New Democrat Brian Mason says people remember job losses and service cuts when former premier Ralph Klein pared budgets to the bone to address deficits in the 1990s.
"Anyone that was around during that period will remember the pain, will remember the terrible cuts to our services, the losses of jobs, losses of homes (and the) breakup of families," Mason said Thursday.
"People accepted it then because they thought it was a first-time occurrence, something that we just weren't expecting and we needed to deal with."
But for the next two decades a succession of Progressive Conservative governments have promised, but failed, to disconnect Alberta's day-to-day spending from volatile oil prices, Mason said.
"It's been entirely predictable. The government has had nearly 20 years to fix things so that it never happened again, so I don't think that Albertans are prepared to accept the kind of strong medicine that Jim Prentice is trying to administer."
Prentice has warned for months that strong steps must be taken to combat low oil prices that have taken an estimated $7 billion out of the budget.
On Wednesday, Finance Minister Robin Campbell announced there will be a nine per cent cut in departmental spending across the board in next year's budget, which is to be tabled in March.
Prentice has initiated talks with leaders of Alberta's public-sector unions and called wages for teachers, nurses and other civil servants unsustainable in times of low oil prices.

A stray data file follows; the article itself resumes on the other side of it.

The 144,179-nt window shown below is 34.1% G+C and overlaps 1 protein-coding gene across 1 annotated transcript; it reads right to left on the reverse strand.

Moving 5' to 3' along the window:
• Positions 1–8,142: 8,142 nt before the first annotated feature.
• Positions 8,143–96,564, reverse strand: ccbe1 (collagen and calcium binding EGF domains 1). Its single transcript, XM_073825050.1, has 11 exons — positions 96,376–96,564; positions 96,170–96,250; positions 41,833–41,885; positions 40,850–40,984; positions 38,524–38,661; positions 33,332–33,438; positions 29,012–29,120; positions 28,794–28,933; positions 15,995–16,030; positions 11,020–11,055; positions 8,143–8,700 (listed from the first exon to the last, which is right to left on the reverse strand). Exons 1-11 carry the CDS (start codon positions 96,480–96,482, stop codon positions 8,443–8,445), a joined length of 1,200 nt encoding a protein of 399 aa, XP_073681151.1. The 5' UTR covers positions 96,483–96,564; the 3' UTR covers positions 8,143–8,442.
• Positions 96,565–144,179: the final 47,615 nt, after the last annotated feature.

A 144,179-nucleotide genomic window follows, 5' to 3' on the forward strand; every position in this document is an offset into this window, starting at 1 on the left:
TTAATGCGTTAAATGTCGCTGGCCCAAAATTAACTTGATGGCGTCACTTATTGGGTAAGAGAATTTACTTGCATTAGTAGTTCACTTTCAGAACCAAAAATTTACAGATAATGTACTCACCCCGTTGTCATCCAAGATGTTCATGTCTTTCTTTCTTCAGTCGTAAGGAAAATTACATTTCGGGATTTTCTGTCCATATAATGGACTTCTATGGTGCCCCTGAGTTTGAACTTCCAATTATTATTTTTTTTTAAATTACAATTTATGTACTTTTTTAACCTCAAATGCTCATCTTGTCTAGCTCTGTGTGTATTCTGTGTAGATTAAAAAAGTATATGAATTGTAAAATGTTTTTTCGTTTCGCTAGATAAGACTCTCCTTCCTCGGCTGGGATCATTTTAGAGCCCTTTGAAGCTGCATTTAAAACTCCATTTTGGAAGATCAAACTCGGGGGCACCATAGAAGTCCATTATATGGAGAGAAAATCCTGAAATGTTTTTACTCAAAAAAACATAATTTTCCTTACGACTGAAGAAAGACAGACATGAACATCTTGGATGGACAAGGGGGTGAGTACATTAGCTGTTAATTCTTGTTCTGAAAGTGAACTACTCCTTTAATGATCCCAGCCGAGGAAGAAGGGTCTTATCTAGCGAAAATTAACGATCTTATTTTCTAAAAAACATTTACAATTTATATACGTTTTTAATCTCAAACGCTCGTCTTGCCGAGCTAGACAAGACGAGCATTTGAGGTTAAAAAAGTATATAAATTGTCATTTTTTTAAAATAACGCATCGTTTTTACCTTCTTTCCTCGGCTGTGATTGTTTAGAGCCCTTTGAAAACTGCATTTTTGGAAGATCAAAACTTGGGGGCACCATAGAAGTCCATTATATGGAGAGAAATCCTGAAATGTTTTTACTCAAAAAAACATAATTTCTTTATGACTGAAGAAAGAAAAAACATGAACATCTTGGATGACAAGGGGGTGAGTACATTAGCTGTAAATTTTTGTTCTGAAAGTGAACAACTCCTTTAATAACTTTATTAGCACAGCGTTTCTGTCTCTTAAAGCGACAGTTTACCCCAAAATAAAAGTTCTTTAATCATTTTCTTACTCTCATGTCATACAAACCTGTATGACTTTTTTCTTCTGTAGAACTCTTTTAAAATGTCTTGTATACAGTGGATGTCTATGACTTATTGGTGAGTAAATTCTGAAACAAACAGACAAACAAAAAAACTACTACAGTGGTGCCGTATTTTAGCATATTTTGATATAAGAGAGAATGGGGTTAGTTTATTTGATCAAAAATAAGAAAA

Union leaders have said they are not interested in a repeat of the 1990s when public-sector workers took voluntary wage cuts to save jobs only to be laid off anyway.
"We lost thousand and thousand of jobs," said Heather Smith, president of the United Nurses of Alberta. "It's a case of fool me once."
Mark Ramsankar, head of the Alberta Teachers' Association, noted teachers already took a three-year wage freeze.
"They've threatened us before and we're not budging on this one," he said.
"In the Klein years they said ... 'We're going to lay off teachers unless you take a five per cent (cut),'" he said.
Teachers took the hit, he recalled, but "the following year they cut staff and they cut teachers and they cut our young staff."
Ramsankar noted that Prentice has already ruled out an increase in corporate taxes or oil royalties to deal with looming deficits.
"Talk to me about royalties. Talk to me about corporate tax. Talk to me about getting rid of the flat tax (on personal income). Once you do that, then we might have a different conversation.
"'Til such time, I don't think so."
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